Thai products will be displayed at the Myanmar Convention Center (MCC) on Oct. 3-7 aimed at attracting deals between customers and manufacturers, exhibition officials said on Monday.
Jointly organized by World Trade Products Company and Tun Myanmar International Company, more than 100 booths will display Thai-made products related to children's products, health and beauty, food and beverages, household ware, footwear, steel and other products.
According to official statistics, Thailand's trade with Burma hit US$ 1.24 billion in the first four months (April-July) of fiscal year 2012-13.
Of the total during this period, Thailand's exports to Burma reached over $207.04 million while Thailand's imports from Burma reached $1.033 million.
Thailand is ranked second in Burma’s foreign investment line-up with $9.568 billion dollars in 61 projects as of July 2012.
Meanwhile, many Thai companies are planning to set up operations in Burma.
Mizzima reported in March that some of Thailand’s top garment companies would move their operations to Burma in the coming year.
At least six leading garment manufacturers plan to set up shop to take advantage of lower wages by the second half of the year. The companies would hire up to 3,000 workers, officials said. More than one dozen of Thailand’s largest garment manufacturers have moved to neighboring countries, which offer a cheaper labour force.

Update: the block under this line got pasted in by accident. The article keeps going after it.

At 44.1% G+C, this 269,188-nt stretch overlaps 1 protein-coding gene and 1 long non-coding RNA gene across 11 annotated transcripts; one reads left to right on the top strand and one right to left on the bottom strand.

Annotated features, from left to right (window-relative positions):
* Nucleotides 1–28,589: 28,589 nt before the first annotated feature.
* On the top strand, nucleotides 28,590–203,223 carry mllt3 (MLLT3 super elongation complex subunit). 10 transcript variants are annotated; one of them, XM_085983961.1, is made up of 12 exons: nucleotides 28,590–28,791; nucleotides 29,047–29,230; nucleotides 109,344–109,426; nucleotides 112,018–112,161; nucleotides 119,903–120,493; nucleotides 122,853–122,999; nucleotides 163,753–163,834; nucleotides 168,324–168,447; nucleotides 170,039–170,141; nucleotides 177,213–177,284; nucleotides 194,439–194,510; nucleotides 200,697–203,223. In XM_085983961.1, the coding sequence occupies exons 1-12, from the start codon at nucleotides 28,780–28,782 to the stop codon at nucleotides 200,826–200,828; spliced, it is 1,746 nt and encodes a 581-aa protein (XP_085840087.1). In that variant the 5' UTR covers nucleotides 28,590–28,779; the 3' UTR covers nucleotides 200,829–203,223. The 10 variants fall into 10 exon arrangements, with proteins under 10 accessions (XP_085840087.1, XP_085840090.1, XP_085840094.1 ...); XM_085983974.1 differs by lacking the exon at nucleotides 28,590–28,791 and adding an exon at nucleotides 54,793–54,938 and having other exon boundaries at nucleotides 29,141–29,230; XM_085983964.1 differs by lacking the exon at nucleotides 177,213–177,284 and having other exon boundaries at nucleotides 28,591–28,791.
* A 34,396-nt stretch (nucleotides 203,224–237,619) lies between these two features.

The companies would start operations by investing about US$ 10 million in each plant for a total of $60 million, said reports.
Thailand is already Burma’s second largest investor, following China. It is investing heavily in the oil and natural gas sector, and is expected to also take advantage of Burma’s cheaper labour force and its close proximity.
Burma's labour costs are one-third lower than Thailand's, officials said.
Thailand currently has a shortage of labour and depends heavily on Burmese migrant labour. A plan to raise Thailand’s minimum wage to about $10 a day also has encouraged the move.
Last year, a number of Thai garment producers moved to Cambodia, Vietnam and Laos.